Cape Town - Non-profit organisation Great Barrier Reef Legacy has received funding from private tourism company Northern Escape Collection to undergo a research expedition to bleached parts of the famous coral reef.
According to The Guardian, the Australian company donated AUD$160 000 (about R1.6m @ R10.46/AUD$ ) to Great Barrier Reef Legacy, as well provide their 32-metre charter boat for the trip, as a concerted conservation effort in determining how best to combat severe bleaching of the reef.
For 21 days the research team, which will include 10 scientists, will assess northern parts of the Great Barrier Reef and determine if there are any coral that have been resistant to the recurring bleaching, which may lead to a solution.
SEE: Great Barrier Reef coral bleaching could cost Australia a million tourists: study
Hayley Morris, the executive director of Northern Escape Collection, told The Guardian that the decision was easy as the company has been worried about the state of the reef over the last two tourist seasons. “We believe the more information the public know, the more pressure will be put on politicians to take actions to protect it. Being part of the Queensland tourism industry we are also concerned about what these events are doing to such an integral part of Queensland’s identity.”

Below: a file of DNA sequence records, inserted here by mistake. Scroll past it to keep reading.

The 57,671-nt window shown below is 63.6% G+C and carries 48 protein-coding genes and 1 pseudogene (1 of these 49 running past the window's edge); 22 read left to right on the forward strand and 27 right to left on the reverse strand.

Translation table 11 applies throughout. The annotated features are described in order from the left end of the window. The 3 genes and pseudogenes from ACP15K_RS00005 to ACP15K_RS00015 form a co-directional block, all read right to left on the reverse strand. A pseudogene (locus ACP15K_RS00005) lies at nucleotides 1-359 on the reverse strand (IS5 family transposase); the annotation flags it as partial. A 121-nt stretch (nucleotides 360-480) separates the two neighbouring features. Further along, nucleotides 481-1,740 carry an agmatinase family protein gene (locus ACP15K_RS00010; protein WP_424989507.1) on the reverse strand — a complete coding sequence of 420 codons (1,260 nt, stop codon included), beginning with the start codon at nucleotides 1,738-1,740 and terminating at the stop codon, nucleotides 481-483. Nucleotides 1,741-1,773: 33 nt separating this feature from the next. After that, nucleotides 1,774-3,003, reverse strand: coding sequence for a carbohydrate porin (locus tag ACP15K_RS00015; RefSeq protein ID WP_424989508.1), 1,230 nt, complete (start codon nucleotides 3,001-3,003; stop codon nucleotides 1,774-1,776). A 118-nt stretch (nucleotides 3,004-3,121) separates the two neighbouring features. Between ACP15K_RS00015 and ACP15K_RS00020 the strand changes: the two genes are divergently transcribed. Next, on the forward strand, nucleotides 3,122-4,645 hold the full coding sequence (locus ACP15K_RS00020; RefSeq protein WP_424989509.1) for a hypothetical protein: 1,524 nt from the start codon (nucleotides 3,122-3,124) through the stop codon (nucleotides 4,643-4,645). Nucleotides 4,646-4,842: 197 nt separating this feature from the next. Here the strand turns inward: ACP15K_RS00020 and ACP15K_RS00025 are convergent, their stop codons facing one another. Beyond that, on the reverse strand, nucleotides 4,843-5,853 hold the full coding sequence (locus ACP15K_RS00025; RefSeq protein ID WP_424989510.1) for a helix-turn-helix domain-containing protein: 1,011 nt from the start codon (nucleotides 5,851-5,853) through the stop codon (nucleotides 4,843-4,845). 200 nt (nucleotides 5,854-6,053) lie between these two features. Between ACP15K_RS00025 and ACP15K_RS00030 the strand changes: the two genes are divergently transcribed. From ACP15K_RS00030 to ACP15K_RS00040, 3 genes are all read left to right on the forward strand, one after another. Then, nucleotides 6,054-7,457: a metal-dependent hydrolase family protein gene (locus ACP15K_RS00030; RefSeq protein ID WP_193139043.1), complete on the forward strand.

It's been difficult to assess the full damage done to the Great Barrier Reef after mass bleaching events in the last year due to the size and remoteness of the reef, said Dean Miller, director for science and media at Great Barrier Reef Legacy. “That is why we are launching this expedition, to provide essential access and support for scientists so we can understand how the reef has fared and report direct to the public.”
ALSO SEE: #ShockWildlifeTruths: Great Barrier Reef may never recover from bleaching
In a study released in March, scientists claimed that the Great Barrier Reef may never recover from a massive bleaching episode in 2016, caused by extremely high temperatures, and foresee another mass bleaching episode in the next decade.
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